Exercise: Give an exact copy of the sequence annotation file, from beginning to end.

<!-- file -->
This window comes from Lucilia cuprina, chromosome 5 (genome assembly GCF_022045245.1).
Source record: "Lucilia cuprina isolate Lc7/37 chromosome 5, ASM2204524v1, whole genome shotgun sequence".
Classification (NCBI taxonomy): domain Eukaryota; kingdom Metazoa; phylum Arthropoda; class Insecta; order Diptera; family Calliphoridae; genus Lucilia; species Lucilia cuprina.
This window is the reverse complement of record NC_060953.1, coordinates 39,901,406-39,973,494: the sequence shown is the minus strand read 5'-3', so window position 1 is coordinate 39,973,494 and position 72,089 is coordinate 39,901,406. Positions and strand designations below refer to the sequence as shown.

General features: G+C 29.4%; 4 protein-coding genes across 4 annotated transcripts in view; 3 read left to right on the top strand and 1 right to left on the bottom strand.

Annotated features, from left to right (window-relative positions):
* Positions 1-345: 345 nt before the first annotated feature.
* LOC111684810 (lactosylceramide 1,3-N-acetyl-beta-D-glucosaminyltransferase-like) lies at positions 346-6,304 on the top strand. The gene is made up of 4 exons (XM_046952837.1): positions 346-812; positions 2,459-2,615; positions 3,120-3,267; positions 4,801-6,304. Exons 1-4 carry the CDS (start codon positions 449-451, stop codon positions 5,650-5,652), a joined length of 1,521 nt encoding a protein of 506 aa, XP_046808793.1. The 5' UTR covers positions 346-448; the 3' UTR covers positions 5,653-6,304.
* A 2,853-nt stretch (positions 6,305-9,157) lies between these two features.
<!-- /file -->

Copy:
This window comes from Lucilia cuprina, chromosome 5 (genome assembly GCF_022045245.1).
Source record: "Lucilia cuprina isolate Lc7/37 chromosome 5, ASM2204524v1, whole genome shotgun sequence".
Classification (NCBI taxonomy): domain Eukaryota; kingdom Metazoa; phylum Arthropoda; class Insecta; order Diptera; family Calliphoridae; genus Lucilia; species Lucilia cuprina.
This window is the reverse complement of record NC_060953.1, coordinates 39,901,406-39,973,494: the sequence shown is the minus strand read 5'-3', so window position 1 is coordinate 39,973,494 and position 72,089 is coordinate 39,901,406. Positions and strand designations below refer to the sequence as shown.

General features: G+C 29.4%; 4 protein-coding genes across 4 annotated transcripts in view; 3 read left to right on the top strand and 1 right to left on the bottom strand.

Annotated features, from left to right (window-relative positions):
* Positions 1-345: 345 nt before the first annotated feature.
* LOC111684810 (lactosylceramide 1,3-N-acetyl-beta-D-glucosaminyltransferase-like) lies at positions 346-6,304 on the top strand. The gene is made up of 4 exons (XM_046952837.1): positions 346-812; positions 2,459-2,615; positions 3,120-3,267; positions 4,801-6,304. Exons 1-4 carry the CDS (start codon positions 449-451, stop codon positions 5,650-5,652), a joined length of 1,521 nt encoding a protein of 506 aa, XP_046808793.1. The 5' UTR covers positions 346-448; the 3' UTR covers positions 5,653-6,304.
* A 2,853-nt stretch (positions 6,305-9,157) lies between these two features.